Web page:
Native American heritage carries on after end of memorial month

On Oct. 30, President Barack Obama proclaimed November Native American Heritage Month. Though November has already ended, Native Americans living here in Ohio cannot turn off their heritage.

Before the 1600s and before the settlers set foot on Ohio grounds, the land was already inhabited by Native American tribes. Some of these tribes were the Shawnee, the Delaware, the Miami, the Ottawa, and the Wyandots. According to Ohio History Central, the database of the Ohio Historical Society, in 1974, Gen. Anthony Wayne defeated a majority of the Ohio Indian tribes in the Battle of Fallen Timbers. The following year, the Native tribes signed the Treaty of Greensville, giving up a majority of their lands. Between the years of 1830 to 1850, the tribes were sent west to such states as Kansas and Oklahoma.

In present-day America, many Native Americans still reside on the reservations they were placed on all those years ago.

‘Indian reservations are among the poorest in the country,’ said Billy Stratton, professor of Ethnic and Native American studies. ‘Right now, there are approximately 565 federally recognized tribes.’

Stratton said those tribes that are recognized have an active relationship with the government that grants them rights such as health and education.

Many Native Americans in the past conformed to American culture to survive. Stratton said there was a lot of assimilation as Native Americans began moving off the reservations and marrying people of other races.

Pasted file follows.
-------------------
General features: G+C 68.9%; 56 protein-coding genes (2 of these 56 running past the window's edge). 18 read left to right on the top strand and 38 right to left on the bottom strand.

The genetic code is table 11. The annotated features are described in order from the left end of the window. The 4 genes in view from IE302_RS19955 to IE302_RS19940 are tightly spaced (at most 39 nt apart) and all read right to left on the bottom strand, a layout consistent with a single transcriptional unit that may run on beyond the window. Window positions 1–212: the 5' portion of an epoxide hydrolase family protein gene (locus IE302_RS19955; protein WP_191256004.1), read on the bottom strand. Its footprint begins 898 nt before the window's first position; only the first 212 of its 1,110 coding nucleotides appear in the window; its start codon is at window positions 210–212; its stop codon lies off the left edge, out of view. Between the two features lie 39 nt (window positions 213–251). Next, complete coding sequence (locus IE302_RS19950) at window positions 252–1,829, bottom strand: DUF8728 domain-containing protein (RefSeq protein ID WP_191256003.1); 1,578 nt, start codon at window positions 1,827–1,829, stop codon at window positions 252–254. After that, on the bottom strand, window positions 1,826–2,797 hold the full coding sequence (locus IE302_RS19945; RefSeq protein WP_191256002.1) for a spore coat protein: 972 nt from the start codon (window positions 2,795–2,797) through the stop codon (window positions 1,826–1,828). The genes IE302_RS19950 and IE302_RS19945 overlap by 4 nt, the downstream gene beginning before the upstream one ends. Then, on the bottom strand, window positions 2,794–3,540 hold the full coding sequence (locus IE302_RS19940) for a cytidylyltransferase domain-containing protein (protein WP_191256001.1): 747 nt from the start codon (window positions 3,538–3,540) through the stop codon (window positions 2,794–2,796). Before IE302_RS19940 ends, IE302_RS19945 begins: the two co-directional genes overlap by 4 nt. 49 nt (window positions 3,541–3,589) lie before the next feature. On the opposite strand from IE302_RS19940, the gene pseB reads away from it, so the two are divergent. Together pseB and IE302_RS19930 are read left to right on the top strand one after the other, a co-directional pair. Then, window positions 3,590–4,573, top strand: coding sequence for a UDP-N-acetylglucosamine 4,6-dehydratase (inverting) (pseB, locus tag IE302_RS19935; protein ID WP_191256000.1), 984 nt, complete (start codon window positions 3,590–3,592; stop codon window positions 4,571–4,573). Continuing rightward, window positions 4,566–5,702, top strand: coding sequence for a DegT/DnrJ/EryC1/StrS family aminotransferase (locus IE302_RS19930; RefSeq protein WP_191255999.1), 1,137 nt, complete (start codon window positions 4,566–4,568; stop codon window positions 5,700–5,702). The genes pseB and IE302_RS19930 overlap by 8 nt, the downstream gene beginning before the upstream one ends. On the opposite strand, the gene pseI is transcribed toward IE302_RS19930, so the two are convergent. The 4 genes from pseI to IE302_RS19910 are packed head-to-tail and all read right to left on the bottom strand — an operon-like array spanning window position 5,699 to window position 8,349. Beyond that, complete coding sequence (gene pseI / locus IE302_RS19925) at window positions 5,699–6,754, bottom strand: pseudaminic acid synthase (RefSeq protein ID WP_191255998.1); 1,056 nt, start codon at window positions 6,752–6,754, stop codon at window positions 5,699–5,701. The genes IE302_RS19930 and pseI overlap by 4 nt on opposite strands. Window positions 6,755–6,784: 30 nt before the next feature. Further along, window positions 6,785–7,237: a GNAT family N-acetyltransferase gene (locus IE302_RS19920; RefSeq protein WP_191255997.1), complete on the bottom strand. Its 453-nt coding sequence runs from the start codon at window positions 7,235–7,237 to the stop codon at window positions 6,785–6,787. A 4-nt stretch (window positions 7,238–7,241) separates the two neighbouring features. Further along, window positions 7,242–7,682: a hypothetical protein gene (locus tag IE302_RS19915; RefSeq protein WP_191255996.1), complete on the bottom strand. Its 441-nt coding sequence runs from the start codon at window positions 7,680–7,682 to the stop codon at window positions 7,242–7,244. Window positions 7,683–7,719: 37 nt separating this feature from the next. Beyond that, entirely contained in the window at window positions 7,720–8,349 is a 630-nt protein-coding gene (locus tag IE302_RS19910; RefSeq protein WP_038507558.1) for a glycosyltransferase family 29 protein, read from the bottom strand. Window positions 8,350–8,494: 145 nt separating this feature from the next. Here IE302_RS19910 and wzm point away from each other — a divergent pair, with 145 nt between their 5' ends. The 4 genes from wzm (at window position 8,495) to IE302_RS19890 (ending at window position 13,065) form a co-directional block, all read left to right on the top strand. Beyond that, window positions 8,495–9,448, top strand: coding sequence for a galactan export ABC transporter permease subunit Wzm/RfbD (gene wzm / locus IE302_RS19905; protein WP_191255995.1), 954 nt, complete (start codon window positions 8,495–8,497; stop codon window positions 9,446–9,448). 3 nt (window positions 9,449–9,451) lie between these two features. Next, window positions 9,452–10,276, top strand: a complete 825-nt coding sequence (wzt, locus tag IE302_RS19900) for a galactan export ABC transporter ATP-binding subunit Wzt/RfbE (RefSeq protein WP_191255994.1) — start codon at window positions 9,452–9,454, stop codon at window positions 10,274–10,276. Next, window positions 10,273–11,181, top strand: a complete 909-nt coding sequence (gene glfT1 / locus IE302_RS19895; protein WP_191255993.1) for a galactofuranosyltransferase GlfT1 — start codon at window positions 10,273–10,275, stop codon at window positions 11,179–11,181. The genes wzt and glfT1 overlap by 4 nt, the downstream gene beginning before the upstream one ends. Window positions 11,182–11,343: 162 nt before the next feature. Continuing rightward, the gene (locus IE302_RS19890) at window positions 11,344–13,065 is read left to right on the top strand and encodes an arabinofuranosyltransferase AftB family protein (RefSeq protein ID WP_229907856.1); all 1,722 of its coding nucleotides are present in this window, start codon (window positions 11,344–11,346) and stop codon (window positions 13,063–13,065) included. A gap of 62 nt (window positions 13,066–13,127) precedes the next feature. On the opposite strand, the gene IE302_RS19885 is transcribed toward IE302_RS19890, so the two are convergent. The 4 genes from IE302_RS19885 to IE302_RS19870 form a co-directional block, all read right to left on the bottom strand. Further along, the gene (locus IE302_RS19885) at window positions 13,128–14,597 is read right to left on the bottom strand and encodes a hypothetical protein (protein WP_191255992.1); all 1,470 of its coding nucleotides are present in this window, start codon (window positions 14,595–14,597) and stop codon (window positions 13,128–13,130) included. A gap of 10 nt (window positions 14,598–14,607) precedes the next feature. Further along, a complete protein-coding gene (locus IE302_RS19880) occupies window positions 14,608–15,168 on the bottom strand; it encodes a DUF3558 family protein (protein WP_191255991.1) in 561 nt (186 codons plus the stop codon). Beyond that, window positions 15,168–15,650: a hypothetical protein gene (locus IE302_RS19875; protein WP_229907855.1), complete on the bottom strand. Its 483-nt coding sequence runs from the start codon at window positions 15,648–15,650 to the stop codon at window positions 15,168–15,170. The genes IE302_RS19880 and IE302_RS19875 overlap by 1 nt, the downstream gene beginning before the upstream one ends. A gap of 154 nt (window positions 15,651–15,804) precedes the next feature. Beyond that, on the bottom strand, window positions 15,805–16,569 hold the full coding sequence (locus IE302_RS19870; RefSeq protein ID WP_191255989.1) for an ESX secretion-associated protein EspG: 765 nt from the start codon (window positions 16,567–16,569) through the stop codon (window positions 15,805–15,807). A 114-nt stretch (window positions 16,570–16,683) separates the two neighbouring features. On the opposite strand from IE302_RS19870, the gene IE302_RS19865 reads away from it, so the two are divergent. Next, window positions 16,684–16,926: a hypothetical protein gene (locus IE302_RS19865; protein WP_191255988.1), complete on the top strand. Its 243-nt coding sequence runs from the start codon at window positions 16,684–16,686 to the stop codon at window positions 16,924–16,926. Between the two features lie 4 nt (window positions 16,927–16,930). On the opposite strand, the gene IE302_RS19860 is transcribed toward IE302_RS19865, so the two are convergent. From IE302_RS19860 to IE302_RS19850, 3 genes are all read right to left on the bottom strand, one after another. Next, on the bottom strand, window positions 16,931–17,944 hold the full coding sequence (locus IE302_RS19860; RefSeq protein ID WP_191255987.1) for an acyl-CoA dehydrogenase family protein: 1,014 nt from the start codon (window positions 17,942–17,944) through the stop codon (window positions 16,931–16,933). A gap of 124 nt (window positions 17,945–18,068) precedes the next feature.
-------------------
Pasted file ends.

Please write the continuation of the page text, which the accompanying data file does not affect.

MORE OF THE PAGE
‘Anywhere you go you will find people who have some Native American blood in them. It’s only recently become cool to have an ethnic background,’ said Lynda Dee Dixon, professor of interpersonal communication and chair of Department of Communication.

Because of the assimilation into American culture, Native Americans are now forced to prove their heritage.

‘Native Americans have to have a certificate that proves they are Native American to gain their rights,’ Stratton said.

Dixon, who is of Cherokee descent, finds this situation very upsetting.

‘We have no voice as far as politics because of how old this state is and its history,’ she said.

The University Native American Unity Council exists for these reasons. The council works with students and community members to educate others about Native American culture and issues. Dixon is the faculty advisor of the council.

‘We hold annual seminars and pow-wows in November,’ she said.

Stratton said the purpose of his class to educate students.

‘I think the most important thing is education. As long as people can dismiss [Native Americans], it’ll never improve,’ he said. ‘Racism comes back to lack of education.”